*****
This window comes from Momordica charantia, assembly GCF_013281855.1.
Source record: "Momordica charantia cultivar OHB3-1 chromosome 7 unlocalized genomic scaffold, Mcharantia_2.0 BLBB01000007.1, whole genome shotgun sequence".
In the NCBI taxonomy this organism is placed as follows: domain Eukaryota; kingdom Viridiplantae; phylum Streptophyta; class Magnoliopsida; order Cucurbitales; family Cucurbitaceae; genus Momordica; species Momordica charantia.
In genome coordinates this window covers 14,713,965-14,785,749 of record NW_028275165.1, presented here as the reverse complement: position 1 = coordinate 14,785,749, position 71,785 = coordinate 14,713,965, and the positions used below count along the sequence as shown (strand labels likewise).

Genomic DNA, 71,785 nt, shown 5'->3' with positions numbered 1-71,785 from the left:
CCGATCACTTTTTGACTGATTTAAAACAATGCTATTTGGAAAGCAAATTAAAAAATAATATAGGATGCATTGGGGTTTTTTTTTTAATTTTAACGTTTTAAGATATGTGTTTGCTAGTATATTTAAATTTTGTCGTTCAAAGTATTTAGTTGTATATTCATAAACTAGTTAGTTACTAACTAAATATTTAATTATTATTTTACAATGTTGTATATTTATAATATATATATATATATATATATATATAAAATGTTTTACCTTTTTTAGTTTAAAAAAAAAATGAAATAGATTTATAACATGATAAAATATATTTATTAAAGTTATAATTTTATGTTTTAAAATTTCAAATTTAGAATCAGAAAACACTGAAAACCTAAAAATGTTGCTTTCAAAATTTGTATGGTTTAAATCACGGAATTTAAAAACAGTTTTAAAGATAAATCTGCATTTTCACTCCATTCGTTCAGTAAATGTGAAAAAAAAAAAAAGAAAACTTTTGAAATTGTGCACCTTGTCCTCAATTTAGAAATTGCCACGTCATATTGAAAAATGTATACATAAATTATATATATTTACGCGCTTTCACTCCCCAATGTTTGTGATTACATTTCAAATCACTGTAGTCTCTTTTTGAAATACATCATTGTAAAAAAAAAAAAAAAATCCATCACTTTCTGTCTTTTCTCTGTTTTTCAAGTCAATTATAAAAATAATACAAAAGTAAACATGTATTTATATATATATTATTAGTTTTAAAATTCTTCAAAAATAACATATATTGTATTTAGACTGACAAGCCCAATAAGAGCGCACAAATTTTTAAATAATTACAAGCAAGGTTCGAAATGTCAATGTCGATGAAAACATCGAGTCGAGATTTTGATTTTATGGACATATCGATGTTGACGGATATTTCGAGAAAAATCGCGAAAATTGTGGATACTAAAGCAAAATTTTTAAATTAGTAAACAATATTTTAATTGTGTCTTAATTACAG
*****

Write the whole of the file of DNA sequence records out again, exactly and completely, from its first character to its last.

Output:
This window comes from Momordica charantia, assembly GCF_013281855.1.
Source record: "Momordica charantia cultivar OHB3-1 chromosome 7 unlocalized genomic scaffold, Mcharantia_2.0 BLBB01000007.1, whole genome shotgun sequence".
In the NCBI taxonomy this organism is placed as follows: domain Eukaryota; kingdom Viridiplantae; phylum Streptophyta; class Magnoliopsida; order Cucurbitales; family Cucurbitaceae; genus Momordica; species Momordica charantia.
In genome coordinates this window covers 14,713,965-14,785,749 of record NW_028275165.1, presented here as the reverse complement: position 1 = coordinate 14,785,749, position 71,785 = coordinate 14,713,965, and the positions used below count along the sequence as shown (strand labels likewise).

Genomic DNA, 71,785 nt, shown 5'->3' with positions numbered 1-71,785 from the left:
CCGATCACTTTTTGACTGATTTAAAACAATGCTATTTGGAAAGCAAATTAAAAAATAATATAGGATGCATTGGGGTTTTTTTTTTAATTTTAACGTTTTAAGATATGTGTTTGCTAGTATATTTAAATTTTGTCGTTCAAAGTATTTAGTTGTATATTCATAAACTAGTTAGTTACTAACTAAATATTTAATTATTATTTTACAATGTTGTATATTTATAATATATATATATATATATATATATATAAAATGTTTTACCTTTTTTAGTTTAAAAAAAAAATGAAATAGATTTATAACATGATAAAATATATTTATTAAAGTTATAATTTTATGTTTTAAAATTTCAAATTTAGAATCAGAAAACACTGAAAACCTAAAAATGTTGCTTTCAAAATTTGTATGGTTTAAATCACGGAATTTAAAAACAGTTTTAAAGATAAATCTGCATTTTCACTCCATTCGTTCAGTAAATGTGAAAAAAAAAAAAAGAAAACTTTTGAAATTGTGCACCTTGTCCTCAATTTAGAAATTGCCACGTCATATTGAAAAATGTATACATAAATTATATATATTTACGCGCTTTCACTCCCCAATGTTTGTGATTACATTTCAAATCACTGTAGTCTCTTTTTGAAATACATCATTGTAAAAAAAAAAAAAAAATCCATCACTTTCTGTCTTTTCTCTGTTTTTCAAGTCAATTATAAAAATAATACAAAAGTAAACATGTATTTATATATATATTATTAGTTTTAAAATTCTTCAAAAATAACATATATTGTATTTAGACTGACAAGCCCAATAAGAGCGCACAAATTTTTAAATAATTACAAGCAAGGTTCGAAATGTCAATGTCGATGAAAACATCGAGTCGAGATTTTGATTTTATGGACATATCGATGTTGACGGATATTTCGAGAAAAATCGCGAAAATTGTGGATACTAAAGCAAAATTTTTAAATTAGTAAACAATATTTTAATTGTGTCTTAATTACAG